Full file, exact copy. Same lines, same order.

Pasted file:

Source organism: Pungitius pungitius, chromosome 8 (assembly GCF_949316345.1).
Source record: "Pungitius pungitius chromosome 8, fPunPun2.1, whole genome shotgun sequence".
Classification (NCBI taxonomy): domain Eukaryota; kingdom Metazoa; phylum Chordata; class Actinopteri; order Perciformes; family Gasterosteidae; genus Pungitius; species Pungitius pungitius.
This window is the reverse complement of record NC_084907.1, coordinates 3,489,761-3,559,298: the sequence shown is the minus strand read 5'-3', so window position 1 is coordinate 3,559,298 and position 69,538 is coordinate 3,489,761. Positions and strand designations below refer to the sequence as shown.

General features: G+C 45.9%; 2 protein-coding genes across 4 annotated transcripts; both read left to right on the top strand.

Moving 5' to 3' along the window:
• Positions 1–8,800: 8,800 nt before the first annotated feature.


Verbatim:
Source organism: Pungitius pungitius, chromosome 8 (assembly GCF_949316345.1).
Source record: "Pungitius pungitius chromosome 8, fPunPun2.1, whole genome shotgun sequence".
Classification (NCBI taxonomy): domain Eukaryota; kingdom Metazoa; phylum Chordata; class Actinopteri; order Perciformes; family Gasterosteidae; genus Pungitius; species Pungitius pungitius.
This window is the reverse complement of record NC_084907.1, coordinates 3,489,761-3,559,298: the sequence shown is the minus strand read 5'-3', so window position 1 is coordinate 3,559,298 and position 69,538 is coordinate 3,489,761. Positions and strand designations below refer to the sequence as shown.

General features: G+C 45.9%; 2 protein-coding genes across 4 annotated transcripts; both read left to right on the top strand.

Moving 5' to 3' along the window:
• Positions 1–8,800: 8,800 nt before the first annotated feature.